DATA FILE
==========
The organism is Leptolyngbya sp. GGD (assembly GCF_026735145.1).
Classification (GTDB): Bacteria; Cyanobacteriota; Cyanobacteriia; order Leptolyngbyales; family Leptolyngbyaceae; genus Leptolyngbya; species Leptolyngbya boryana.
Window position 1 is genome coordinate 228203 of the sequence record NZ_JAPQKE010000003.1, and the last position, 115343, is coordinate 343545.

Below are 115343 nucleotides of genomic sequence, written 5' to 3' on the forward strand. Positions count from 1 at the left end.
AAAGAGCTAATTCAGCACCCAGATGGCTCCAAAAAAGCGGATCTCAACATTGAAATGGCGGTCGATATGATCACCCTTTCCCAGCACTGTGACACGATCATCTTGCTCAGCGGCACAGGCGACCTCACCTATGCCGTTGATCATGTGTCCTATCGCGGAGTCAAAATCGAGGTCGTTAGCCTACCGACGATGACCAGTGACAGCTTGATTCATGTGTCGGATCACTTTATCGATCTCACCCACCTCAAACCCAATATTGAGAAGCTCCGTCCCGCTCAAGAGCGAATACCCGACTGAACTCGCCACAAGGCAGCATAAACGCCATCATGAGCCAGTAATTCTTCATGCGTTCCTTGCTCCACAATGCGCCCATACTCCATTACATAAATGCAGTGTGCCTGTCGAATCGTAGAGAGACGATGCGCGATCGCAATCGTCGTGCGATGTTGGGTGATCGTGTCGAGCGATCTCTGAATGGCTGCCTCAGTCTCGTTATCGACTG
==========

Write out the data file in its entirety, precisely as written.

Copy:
The organism is Leptolyngbya sp. GGD (assembly GCF_026735145.1).
Classification (GTDB): Bacteria; Cyanobacteriota; Cyanobacteriia; order Leptolyngbyales; family Leptolyngbyaceae; genus Leptolyngbya; species Leptolyngbya boryana.
Window position 1 is genome coordinate 228203 of the sequence record NZ_JAPQKE010000003.1, and the last position, 115343, is coordinate 343545.

Below are 115343 nucleotides of genomic sequence, written 5' to 3' on the forward strand. Positions count from 1 at the left end.
AAAGAGCTAATTCAGCACCCAGATGGCTCCAAAAAAGCGGATCTCAACATTGAAATGGCGGTCGATATGATCACCCTTTCCCAGCACTGTGACACGATCATCTTGCTCAGCGGCACAGGCGACCTCACCTATGCCGTTGATCATGTGTCCTATCGCGGAGTCAAAATCGAGGTCGTTAGCCTACCGACGATGACCAGTGACAGCTTGATTCATGTGTCGGATCACTTTATCGATCTCACCCACCTCAAACCCAATATTGAGAAGCTCCGTCCCGCTCAAGAGCGAATACCCGACTGAACTCGCCACAAGGCAGCATAAACGCCATCATGAGCCAGTAATTCTTCATGCGTTCCTTGCTCCACAATGCGCCCATACTCCATTACATAAATGCAGTGTGCCTGTCGAATCGTAGAGAGACGATGCGCGATCGCAATCGTCGTGCGATGTTGGGTGATCGTGTCGAGCGATCTCTGAATGGCTGCCTCAGTCTCGTTATCGACTG